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hominid's avatar

How is orthodontics covered in other countries?

Asked by hominid (7357points) March 20th, 2014

I have health and dental insurance. Despite paying $400/mo for this coverage through my employer (family plan), I still ended up paying an additional $8,000 in out-of-pocket costs last year for things that were not covered.

My daughter is about to start “phase 2” of her orthodontic treatment. Over the past couple of years, she has had a palate expander and had braces. The “phase 1” cost was $2500. My insurance covered $1000 of this. However, the maximum lifetime benefit per person for orthodontics is $1000. So, we just found out that “phase 2” will cost approximately $5700. None of this will be covered, and I have no idea how to pay for this. We are meeting with the orthodontist next week, and I suspect he will discuss financing options.

This cost is going to be a huge strain on my family. Plus I have 2 other kids. How can the insurance company justify a $1000 lifetime benefit?

Anyway, if you live in a sane country with a better health care system, what is your experience with orthodontic care? Is it covered at a higher level? Less?

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12 Answers

gailcalled's avatar

Factor into that question the items not covered in Medicare and Medigap insurance; issues for most senior citizens eventually.

No coverage for hearing aids; c. $4000 for the latest generation.
No coverage for perscription eye glasses; over $500 for bifocals with non-reflexive lenses.
No coverage for dental work; I just paid over $1400 for a root canal and all the attendant fixing out-of-pocket.

Judi's avatar

Have you watched BBC? I think orthodontics might not be covered at all in many European countries. ~

thorninmud's avatar

In France, the national Social Security system will reimburse about ⅓ of the cost (for treatment that starts before age 16). It’s common for people to take on private insurance that takes up the slack between the S.S. reimbursement and the actual costs. The different “complementary” insurance policies will vary in their level of coverage, but for not much money (by US standards) you can get a policy that will cover all of the difference.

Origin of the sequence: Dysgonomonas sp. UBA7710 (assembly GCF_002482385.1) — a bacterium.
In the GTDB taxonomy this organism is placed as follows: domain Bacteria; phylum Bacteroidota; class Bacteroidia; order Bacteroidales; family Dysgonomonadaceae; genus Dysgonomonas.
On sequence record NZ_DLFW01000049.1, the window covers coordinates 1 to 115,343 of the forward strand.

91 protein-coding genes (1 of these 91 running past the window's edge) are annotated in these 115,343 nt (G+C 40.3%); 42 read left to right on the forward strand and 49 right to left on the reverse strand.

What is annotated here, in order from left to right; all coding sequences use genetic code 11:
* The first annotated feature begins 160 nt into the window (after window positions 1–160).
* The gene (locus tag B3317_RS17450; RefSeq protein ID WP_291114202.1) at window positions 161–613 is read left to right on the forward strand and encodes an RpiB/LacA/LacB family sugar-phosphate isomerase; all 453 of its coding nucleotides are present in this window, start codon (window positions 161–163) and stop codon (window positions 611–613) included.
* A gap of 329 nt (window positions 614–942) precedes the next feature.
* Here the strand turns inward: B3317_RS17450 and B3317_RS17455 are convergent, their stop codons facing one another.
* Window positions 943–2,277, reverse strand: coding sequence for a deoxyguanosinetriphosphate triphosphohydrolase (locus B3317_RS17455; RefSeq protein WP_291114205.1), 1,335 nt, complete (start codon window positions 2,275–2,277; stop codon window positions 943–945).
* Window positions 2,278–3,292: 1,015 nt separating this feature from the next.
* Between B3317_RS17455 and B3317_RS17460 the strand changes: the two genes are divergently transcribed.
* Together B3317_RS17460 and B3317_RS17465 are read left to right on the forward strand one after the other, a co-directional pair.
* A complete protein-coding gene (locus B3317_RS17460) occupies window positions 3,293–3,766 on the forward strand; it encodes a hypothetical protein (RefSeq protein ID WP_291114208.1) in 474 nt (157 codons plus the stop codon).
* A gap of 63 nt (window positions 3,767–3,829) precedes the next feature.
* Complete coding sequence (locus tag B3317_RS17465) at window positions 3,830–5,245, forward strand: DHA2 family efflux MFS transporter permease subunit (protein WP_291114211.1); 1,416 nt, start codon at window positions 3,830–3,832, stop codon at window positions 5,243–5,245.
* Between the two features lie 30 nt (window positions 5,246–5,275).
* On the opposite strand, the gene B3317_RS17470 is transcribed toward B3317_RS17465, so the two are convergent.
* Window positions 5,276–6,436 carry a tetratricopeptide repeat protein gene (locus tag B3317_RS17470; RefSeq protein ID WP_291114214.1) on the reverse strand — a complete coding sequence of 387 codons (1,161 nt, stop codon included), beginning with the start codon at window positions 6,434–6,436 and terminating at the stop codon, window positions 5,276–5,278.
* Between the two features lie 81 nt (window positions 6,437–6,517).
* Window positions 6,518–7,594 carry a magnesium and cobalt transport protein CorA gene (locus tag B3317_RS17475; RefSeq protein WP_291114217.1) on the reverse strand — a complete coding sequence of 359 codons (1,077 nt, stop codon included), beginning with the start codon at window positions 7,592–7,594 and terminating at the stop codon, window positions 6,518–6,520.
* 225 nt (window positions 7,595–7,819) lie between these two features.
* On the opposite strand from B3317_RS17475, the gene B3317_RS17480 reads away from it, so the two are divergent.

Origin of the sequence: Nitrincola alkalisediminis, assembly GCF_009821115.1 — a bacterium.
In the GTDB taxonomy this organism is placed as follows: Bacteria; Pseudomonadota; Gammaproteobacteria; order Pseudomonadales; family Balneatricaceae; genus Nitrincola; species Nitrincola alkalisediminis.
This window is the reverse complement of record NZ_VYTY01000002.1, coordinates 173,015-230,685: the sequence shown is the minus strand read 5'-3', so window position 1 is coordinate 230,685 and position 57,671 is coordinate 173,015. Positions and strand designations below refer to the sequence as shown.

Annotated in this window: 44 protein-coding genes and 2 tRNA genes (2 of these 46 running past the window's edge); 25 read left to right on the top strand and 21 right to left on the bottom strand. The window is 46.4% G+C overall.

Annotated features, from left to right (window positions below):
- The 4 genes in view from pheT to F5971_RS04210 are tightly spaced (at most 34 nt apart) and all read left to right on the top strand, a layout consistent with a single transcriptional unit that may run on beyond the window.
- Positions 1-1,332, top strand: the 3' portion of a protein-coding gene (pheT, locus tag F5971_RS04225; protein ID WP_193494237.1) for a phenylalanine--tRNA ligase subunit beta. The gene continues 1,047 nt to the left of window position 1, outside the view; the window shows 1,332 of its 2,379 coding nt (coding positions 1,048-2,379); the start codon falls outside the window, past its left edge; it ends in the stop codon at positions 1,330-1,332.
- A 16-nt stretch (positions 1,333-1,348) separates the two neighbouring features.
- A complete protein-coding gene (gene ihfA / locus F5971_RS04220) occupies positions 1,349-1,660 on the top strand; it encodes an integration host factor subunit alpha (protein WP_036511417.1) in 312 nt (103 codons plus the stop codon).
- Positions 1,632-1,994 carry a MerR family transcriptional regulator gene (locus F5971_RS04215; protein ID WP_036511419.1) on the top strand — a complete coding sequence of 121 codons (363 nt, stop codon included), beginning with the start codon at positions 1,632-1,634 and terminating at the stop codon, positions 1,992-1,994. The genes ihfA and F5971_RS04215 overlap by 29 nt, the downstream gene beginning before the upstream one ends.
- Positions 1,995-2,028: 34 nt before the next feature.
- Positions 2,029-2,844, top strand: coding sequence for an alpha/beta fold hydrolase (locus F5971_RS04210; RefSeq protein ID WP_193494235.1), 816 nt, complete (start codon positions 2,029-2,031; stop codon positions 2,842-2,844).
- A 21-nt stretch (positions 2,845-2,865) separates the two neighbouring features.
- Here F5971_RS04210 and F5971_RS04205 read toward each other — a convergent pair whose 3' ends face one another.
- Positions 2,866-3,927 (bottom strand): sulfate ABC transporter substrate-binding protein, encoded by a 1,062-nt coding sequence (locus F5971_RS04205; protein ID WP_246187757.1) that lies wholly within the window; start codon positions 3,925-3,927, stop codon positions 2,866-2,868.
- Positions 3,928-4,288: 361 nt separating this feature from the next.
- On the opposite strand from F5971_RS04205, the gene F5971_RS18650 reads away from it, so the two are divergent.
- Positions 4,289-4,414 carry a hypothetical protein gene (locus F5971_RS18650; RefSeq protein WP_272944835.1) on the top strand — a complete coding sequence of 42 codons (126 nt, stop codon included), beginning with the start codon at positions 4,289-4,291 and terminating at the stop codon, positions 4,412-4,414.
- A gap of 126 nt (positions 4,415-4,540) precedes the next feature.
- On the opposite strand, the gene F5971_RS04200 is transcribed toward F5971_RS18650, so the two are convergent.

hominid's avatar

Finding it difficult to breathe today since getting this news. Looks like today’s lunch will be a brisk walk with a side of meditation.

janbb's avatar

@hominid you can sometimes negotiate a lesser charge with a doctor if they know you are not being reimbursed. It doesn’t hurt to ask.

Stinley's avatar

Orthodontic treatment is available free on the UK NHS for under-18s who need it.

I read at first that you were having a side of medication rather than meditation. It may actually be necessary…

gailcalled's avatar

edit: “prescription”.

gailcalled's avatar

I am asking my daughter, who lives in British Columbia, what she can find out. Her boyfriend has three kids.

JLeslie's avatar

Dental insurance generally sucks in America, I am shocked any orthodontics (is that a word?) are covered.

GQ, I’ll be following. I’m interested in the answers.

dappled_leaves's avatar

Dental care in Canada is rarely covered by Medicare. Only a few orthodontic services are covered – essentially, only for “functional handicap”. I assume that braces would be considered aesthetic (never had them, myself).

People usually have personal dental insurance (or insurance through their employers) for this kind of thing. If you’re expecting to want orthodontic treatment for your family, you have to make sure that’s covered in your plan, or get a different plan. But I would assume that coverage is nowhere near as expensive as in the US. We also don’t have the kind of pressure you have regarding “pre-existing conditions”. If you find out you need braces, you’d likely go out and get an insurance plan immediately, then get the braces done after some brief waiting period.

trailsillustrated's avatar

Australia: Under medicare for certain under 18s that fall within the means test. Covered or partially covered by private cover it’s called ‘extras’.

hearkat's avatar

It’s cosmetic, so I’d be surprised if it is routinely covered anywhere. ~10 years ago, I paid the orthodontist $200.00 a month for two years – about the length of my son’s treatment. Many now use CareCredit or similar programs to offer low- or no-interest financing.

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